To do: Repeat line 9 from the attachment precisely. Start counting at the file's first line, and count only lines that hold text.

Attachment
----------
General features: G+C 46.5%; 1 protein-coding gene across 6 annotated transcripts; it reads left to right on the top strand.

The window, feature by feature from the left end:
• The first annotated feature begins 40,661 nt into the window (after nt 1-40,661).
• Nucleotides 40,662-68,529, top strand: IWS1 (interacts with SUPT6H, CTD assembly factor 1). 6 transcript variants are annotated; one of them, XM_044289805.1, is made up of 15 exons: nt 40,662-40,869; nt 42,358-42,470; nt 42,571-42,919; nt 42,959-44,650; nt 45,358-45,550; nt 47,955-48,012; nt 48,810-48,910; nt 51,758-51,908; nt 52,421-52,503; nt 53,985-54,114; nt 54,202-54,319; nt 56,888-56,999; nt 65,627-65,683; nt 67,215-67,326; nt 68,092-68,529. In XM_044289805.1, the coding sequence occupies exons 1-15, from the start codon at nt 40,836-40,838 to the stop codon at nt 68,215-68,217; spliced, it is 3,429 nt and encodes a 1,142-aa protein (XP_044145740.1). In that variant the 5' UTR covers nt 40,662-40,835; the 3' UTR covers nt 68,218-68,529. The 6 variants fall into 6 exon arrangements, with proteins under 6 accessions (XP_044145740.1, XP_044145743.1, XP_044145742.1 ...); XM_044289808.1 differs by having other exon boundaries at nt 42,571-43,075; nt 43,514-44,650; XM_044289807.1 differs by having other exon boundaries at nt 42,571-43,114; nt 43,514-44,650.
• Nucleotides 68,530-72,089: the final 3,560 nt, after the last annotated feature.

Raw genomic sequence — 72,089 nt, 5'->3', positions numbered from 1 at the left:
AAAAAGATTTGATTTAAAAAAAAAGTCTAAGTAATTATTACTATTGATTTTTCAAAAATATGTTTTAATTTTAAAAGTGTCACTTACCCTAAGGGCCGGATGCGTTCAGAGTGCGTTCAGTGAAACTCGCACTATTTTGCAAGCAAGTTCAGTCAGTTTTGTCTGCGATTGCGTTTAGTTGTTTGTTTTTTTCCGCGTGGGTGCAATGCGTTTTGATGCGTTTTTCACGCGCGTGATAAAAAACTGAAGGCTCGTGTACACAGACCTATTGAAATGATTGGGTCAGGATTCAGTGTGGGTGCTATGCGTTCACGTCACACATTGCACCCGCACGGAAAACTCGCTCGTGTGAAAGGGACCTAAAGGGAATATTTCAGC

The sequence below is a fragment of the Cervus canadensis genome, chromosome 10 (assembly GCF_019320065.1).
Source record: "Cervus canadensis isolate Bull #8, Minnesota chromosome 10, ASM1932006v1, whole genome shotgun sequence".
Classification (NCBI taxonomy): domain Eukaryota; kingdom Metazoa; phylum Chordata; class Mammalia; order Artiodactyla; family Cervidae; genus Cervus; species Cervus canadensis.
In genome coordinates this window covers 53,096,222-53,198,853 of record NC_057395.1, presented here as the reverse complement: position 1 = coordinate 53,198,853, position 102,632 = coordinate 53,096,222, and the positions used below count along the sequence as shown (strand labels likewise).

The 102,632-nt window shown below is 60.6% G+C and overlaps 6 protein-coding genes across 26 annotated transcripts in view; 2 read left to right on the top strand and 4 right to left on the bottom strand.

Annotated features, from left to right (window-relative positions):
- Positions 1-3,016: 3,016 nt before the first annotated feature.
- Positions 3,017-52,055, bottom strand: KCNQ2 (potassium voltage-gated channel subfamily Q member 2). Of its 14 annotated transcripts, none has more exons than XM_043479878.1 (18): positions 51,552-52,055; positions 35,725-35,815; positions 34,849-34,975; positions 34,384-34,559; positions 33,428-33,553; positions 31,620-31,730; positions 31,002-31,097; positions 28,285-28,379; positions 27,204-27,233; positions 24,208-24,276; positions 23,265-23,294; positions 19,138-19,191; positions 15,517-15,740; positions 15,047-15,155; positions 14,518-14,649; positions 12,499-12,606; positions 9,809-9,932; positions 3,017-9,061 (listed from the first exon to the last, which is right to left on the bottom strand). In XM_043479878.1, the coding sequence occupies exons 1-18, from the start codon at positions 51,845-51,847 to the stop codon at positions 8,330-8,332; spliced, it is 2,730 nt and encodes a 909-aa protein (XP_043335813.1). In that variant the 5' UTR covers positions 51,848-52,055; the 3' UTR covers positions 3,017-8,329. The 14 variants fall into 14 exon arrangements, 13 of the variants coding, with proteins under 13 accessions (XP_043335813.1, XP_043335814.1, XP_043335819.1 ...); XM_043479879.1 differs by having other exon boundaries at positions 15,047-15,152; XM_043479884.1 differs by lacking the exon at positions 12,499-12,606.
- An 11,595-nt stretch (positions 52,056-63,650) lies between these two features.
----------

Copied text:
Source record: "Cervus canadensis isolate Bull #8, Minnesota chromosome 10, ASM1932006v1, whole genome shotgun sequence".